Does Perceived Stress Mediate the Association Between Workplace Bullying and Long-Term Sickness Absence?
Research output: Contribution to journal › Journal article › Research › peer-review
Matias Brdsgaard Grynderup, Kirsten Nabe-Nielsen, Theis Lange, Paul Maurice Conway, Jens Peter Bonde, Laura Francioli, Anne Helene Garde, Linda Kaerlev, Reiner Rugulies, Marianne Agergaard Vammen, Annie Høgh (Hogh), Åse Marie Hansen
OBJECTIVE: To examine if perceived stress mediated the association between workplace bullying and subsequent long-term sickness absence.
METHODS: The PRISME cohort was established in 2007 and re-examined in 2009. Questionnaire data about workplace bullying and perceived stress were obtained from 4114 individuals. Participants were followed in registers on long-term sickness absence (≥30 consecutive days of sickness absence).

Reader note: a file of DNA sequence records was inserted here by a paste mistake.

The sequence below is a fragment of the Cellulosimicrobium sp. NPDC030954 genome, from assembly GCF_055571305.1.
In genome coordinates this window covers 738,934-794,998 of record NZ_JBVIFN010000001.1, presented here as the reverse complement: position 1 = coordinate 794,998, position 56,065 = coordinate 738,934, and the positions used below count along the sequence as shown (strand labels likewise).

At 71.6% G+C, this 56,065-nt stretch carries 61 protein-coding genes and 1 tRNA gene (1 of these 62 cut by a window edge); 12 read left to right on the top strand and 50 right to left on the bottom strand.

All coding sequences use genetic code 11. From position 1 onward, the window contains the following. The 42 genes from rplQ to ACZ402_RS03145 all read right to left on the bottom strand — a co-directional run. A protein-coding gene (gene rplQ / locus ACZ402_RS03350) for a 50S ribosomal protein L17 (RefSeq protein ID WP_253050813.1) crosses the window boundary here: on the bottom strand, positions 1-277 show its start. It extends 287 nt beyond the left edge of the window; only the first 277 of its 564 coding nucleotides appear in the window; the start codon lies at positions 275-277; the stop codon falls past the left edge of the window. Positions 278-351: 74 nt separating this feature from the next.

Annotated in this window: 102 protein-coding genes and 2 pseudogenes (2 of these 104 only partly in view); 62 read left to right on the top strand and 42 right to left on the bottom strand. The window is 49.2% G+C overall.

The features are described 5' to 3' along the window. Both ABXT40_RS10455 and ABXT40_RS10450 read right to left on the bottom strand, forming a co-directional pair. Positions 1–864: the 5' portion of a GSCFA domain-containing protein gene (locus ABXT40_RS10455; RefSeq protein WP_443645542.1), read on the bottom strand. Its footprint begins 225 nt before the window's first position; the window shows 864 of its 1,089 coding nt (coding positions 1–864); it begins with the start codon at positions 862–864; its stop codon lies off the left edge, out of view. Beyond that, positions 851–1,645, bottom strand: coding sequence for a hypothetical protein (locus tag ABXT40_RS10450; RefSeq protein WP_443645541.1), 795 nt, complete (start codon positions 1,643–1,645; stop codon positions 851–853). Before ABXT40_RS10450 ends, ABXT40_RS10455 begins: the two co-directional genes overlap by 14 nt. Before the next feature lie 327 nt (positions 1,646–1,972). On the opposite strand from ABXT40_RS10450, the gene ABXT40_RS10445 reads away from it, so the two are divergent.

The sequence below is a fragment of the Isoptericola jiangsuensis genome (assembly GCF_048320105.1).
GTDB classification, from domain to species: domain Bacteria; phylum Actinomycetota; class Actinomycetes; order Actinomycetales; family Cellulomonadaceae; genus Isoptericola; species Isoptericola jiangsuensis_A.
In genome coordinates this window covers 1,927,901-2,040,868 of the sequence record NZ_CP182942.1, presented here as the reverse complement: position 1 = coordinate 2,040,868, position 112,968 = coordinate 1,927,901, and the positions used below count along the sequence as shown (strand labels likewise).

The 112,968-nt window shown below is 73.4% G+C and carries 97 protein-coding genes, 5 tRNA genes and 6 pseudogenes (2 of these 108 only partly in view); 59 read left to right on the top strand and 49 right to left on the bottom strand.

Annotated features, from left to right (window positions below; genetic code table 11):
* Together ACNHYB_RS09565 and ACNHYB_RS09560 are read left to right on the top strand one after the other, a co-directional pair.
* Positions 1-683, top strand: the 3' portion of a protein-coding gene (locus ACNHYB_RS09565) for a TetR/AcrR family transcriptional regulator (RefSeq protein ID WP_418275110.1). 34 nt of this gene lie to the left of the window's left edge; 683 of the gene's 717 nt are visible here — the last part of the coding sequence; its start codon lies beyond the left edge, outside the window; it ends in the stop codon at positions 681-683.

RESULTS: Workplace bullying was associated with subsequent sickness absence (odds ratio [OR] = 2.05; 95% confidence interval [CI]: 1.57 to 2.65) and concurrent high perceived stress levels (OR = 2.34; 95% CI: 1.86 to 2.96). A high perceived stress level was also associated with subsequent sickness absence (OR = 1.33; 95% CI: 1.13 to 1.56). Perceived stress explained 13% (95% CI: 6 to 23%) of the total association between bullying and sickness absence.
CONCLUSIONS: The association between workplace bullying and subsequent long-term sickness absence may be partially mediated by perceived stress.
|Journal||Journal of Occupational and Environmental Medicine|
|Publication status||Published - Jun 2016|